by Stellamaru

Rating: PG
Summary: Ficlet--A brief conversation in the garden.
Pairing: K/O
Archive: Lemme know and you can have it, okay?
Feedback: is good for the soul.
Disclaimer: The characters herein are not mine--I'm just borrowing them for a while. They will be returned in more or less the same condition in which I found them.

Notes: I really, really, REALLY liked Storm n' Kurt in X2. Yup.

Ororo stood in the garden, looking up at the night sky. It was a new moon, and the school was far enough from the city so that thousands more stars were visible, coldly shining their ancient light down on her. For the first time in many years, she found herself wondering at the pattern of the stars--tiny white sparks against the midnight blue sky--were they sprinkled randomly, or was it by some design? She felt very small.

She closed her eyes and breathed in the sweet scent of night jasmine, born to her over a soft breeze. Her closest friend was gone; she wanted to rage and scream, to put a hurt on those who had taken Jean from them. The only problem was, Jean herself had left them--sacrificed herself for them, hadn't let anyone try to stop her. 'Ro wanted to sob with grief, scream in frustration, and hit in anger, all at the same time.

Scott was a wreck. He wandered the halls, a shell of a man. Logan wasn't much better. Xavier seemed oddly nonplussed, but people show their grief in different ways. 'Ro herself tried to present her usual cool exterior, especially around the children, saving her grieving for more private moments. Moments like this, when she was alone in the garden with nothing but her thoughts and her anguish.

A soft murmuring broke through her thoughts. She cocked her ear and made out a sound--words spoken low and reverently. She followed the sound to the tall maple tree that marked the end of the formal garden area. Without knowing a word of German, she knew from the tone that it was a prayer. Not wanting to interrupt, she halted a few yards away.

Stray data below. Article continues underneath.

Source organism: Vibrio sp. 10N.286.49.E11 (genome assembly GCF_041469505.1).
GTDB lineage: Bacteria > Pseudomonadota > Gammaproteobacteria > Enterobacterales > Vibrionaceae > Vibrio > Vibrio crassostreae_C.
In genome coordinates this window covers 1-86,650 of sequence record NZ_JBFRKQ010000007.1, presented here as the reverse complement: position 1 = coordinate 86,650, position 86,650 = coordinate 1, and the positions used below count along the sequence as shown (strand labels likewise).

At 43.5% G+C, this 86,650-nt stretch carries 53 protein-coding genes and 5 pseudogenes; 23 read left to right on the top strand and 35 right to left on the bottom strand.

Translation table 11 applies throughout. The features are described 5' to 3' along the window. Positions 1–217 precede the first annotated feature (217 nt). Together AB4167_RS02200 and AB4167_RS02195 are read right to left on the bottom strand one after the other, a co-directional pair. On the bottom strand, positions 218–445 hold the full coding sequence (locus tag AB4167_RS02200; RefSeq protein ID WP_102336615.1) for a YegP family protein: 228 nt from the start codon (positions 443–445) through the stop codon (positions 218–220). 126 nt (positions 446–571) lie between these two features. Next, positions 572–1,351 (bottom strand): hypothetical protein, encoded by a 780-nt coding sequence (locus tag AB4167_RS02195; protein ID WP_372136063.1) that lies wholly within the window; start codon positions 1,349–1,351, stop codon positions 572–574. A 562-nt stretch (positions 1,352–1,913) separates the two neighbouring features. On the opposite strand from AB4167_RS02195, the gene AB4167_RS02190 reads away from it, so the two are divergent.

After a moment, Kurt stopped and looked up at her, his eyes shining brightly against his dark face. "Don't stop for me," she said. "I didn't mean to disturb you."

"You did not," he said, looking down at the rosary he was fingering.

'Ro stepped closer to him. "Can I ask you something? In the plane, when... you prayed. You prayed for her, in English..." she paused and furrowed her brow. "You prayed for someone you'd only just met, in a language foreign to you..." she trailed off, unable to articulate her question.

"And?" he said, nodding. "She was willing to give herself to save everyone in the plane, myself included. The least I could give was a prayer in her own language."

'Ro blinked her eyes, feeling suppressed tears fighting their way out. "What do you pray when you pray in German?" she asked, surreptitiously rubbing her eyes. His expression changed, closing off a little. "I-- I'm sorry. It's personal, right? I shouldn't have asked."

His hand went unconsciously to the whorled designs on his face. "Ja, it is... personal," he said.

"I'm sorry," she said again.

"Don't be."

She took two more steps to his side. "Can I touch them?" she asked, reaching out before he answered. Her fingertips brushed his face, finding the raised patterns. In the dark, she traced the markings that blended together creating a single design on his midnight blue skin. Had he planned it? How could so many single pieces come together to make such a complex and wonderful whole?

Each one a sin, he'd told her. She followed their path, wondering at the time and pain it must have taken to etch each design. "Did you pray while you made them?" she whispered.

"Yes," he said. "They are full with my prayers." He closed his eyes when her fingers reached his forehead.

'Ro's hand halted when she realized she was caressing his face, not examining his tattoos. "Thank you," she said.

He opened his eyes and took her hand--the one on his face--in his oddly misshapen hand. He held it lightly, as if expecting her to snap it away. "Thank you," he said.

They stood, on the edge of the garden, under the night sky. Above them the cold light from millions of stars shone; their pattern in the sky was an intricate puzzle, each piece of which was a tiny fraction of the whole design.